Intergroup Conflict

Intergroup conflict is the social conflict within the group when two or more groups are struggling to achieve a certain objective. Like interpersonal conflict, intergroup conflict can also occur whether there is an imbalance in the power or not. The groups that face interpersonal conflict generally have different approaches to using the available resources for achieving the given objective at the workplace.

Role Conflict

When the goals of the two members or departments in the organization directly contradict each other it leads to role conflict. Let’s understand it with an example, a customer is unhappy because the products that they bought from your company is malfunctioning, and he wants a refund for the same. In this situation, the customer service representative may agree to the refund as it will make the customer happy and build the customer’s trust in the company. In contrary to this, the sales team manager may refuse to refund and ask him to buy a new product because the product was not under the guaranty. Hence, the difference in the objectives of the two departments, i.e., the customer care departments and the sales department lead to role conflict.

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2. Conflict Theory and Capitalism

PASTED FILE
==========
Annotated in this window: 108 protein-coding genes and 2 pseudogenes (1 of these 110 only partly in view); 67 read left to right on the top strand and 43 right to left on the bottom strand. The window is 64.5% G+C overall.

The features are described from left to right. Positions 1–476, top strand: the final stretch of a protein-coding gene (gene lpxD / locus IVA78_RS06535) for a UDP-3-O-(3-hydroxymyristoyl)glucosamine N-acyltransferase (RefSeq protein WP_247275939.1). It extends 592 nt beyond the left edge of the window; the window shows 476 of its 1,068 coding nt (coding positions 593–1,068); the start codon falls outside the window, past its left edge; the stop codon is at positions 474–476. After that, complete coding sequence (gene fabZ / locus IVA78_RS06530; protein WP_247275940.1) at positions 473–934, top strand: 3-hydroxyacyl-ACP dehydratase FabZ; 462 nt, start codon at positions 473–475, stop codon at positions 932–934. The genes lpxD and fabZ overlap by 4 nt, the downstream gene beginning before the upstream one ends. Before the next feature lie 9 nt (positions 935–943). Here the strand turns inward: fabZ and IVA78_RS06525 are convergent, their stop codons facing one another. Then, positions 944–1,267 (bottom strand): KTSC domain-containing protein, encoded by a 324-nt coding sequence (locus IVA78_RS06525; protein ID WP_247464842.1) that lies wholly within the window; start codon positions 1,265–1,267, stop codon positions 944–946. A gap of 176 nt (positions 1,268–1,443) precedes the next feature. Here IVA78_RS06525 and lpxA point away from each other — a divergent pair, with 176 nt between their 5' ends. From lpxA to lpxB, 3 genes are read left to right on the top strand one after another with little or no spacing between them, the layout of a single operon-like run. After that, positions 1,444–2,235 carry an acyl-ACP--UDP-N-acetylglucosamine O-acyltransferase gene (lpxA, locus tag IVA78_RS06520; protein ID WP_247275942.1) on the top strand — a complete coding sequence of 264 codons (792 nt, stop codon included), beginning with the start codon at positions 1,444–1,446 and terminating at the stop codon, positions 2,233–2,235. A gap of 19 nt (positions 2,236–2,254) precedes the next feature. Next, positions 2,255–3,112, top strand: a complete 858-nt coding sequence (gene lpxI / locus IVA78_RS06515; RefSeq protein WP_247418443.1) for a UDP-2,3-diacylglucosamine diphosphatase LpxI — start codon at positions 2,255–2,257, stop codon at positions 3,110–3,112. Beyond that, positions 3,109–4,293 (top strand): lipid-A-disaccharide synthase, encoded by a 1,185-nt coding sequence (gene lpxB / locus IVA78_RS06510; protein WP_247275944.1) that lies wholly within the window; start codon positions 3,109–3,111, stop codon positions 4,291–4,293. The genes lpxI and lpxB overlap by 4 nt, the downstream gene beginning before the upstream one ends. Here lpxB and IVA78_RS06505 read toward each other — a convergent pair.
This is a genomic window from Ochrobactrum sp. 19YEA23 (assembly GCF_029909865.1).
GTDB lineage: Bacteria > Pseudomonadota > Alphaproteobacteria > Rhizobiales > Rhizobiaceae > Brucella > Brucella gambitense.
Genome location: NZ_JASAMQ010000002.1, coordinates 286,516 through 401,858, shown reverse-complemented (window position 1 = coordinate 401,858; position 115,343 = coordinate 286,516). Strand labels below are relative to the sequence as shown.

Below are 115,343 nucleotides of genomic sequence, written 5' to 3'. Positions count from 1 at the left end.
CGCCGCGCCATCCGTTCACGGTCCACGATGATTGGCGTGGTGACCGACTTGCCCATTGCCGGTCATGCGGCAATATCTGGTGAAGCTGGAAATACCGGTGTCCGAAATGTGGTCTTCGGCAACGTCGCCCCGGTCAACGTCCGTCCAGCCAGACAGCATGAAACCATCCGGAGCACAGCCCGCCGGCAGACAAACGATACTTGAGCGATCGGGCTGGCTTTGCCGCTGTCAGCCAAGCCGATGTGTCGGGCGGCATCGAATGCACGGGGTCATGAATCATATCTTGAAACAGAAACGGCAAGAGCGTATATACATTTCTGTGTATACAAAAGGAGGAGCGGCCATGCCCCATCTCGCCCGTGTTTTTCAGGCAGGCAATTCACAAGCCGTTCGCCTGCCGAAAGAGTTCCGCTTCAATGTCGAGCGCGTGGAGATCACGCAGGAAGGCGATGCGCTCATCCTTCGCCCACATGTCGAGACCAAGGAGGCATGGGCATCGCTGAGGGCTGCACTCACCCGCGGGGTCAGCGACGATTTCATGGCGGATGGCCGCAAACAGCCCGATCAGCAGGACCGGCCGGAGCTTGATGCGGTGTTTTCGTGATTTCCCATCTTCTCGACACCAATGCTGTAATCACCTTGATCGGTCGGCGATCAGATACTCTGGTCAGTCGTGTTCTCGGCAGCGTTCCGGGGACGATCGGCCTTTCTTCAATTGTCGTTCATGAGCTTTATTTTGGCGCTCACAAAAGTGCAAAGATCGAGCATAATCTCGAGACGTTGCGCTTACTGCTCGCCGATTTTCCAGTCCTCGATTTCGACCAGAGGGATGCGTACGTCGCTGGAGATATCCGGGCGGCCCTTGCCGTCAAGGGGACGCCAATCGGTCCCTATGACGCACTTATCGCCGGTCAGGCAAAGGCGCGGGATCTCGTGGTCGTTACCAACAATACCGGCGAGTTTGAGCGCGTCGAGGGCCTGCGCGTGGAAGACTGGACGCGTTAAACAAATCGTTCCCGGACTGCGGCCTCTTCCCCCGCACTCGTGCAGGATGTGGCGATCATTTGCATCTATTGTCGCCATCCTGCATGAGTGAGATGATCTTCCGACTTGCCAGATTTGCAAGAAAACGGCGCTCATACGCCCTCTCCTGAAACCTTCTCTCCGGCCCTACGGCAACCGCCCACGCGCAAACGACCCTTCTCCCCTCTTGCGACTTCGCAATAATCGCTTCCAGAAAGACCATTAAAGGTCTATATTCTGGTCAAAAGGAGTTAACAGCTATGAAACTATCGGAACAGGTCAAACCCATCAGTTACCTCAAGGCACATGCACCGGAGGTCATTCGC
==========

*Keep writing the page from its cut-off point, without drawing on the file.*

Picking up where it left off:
In capitalism, every individual tries to maximize his/her wealth and power through any means. Karl Marx argues that capitalism is based on the premise that wealth can be generated through wealth, and the one with the more wealth can easily accumulate even more wealth, this means that the individuals that are born in poor families already lag behind the individuals that are born in wealthy families. The rich families pass on their wealth to its future generations, which further invest this wealth to gain more wealth and it leads to the increase in the gap or disparities of the wealth in the rich and the poor people. Marx argued that this will result in the conflict between those who hold wealth and those who don’t, and the people with little wealth will eventually become exhausted working for those who hold enormous wealth leading to the conflict.

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3. Conflict in the Education System

Many private schools follow different ways of teaching and provide greater opportunities for the overall growth of the students than most public schools. The students belonging to the high socioeconomic background can easily afford to get admission in the well-advanced schools that promotes the student’s career. On the other hand, the students that belong to the low socio-economic background can not afford to take admission in these schools and they end up taking admission in the schools that charge minimal admission fees and usually follows the regular and basic teaching style. This difference in socioeconomic status increases the gap between the rich and the poor students in availing of quality education. The students belonging to working-class families usually have to deal with a number of family problems while pursuing their academics. This shows that the students belonging to financially strong families achieve better opportunities, while those belonging to the financially weak class fails to achieve these opportunities, which leads to conflict in the educational system.